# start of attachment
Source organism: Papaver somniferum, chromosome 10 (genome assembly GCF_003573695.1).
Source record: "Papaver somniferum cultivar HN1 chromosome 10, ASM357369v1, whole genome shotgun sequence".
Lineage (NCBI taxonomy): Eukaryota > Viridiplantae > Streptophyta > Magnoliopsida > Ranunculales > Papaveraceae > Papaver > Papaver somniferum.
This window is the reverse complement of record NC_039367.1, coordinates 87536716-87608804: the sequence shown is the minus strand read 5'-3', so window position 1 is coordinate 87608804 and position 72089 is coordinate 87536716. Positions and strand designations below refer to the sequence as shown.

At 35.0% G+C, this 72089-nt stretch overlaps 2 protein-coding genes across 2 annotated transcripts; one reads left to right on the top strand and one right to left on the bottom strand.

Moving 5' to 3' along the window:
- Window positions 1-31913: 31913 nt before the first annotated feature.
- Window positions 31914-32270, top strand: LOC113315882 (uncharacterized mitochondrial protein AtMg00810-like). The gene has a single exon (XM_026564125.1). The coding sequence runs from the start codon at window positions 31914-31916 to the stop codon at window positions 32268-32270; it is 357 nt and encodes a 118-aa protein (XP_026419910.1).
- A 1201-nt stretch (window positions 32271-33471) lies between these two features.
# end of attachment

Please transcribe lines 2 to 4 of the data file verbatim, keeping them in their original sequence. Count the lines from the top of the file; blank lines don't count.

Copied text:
Source record: "Papaver somniferum cultivar HN1 chromosome 10, ASM357369v1, whole genome shotgun sequence".
Lineage (NCBI taxonomy): Eukaryota > Viridiplantae > Streptophyta > Magnoliopsida > Ranunculales > Papaveraceae > Papaver > Papaver somniferum.
This window is the reverse complement of record NC_039367.1, coordinates 87536716-87608804: the sequence shown is the minus strand read 5'-3', so window position 1 is coordinate 87608804 and position 72089 is coordinate 87536716. Positions and strand designations below refer to the sequence as shown.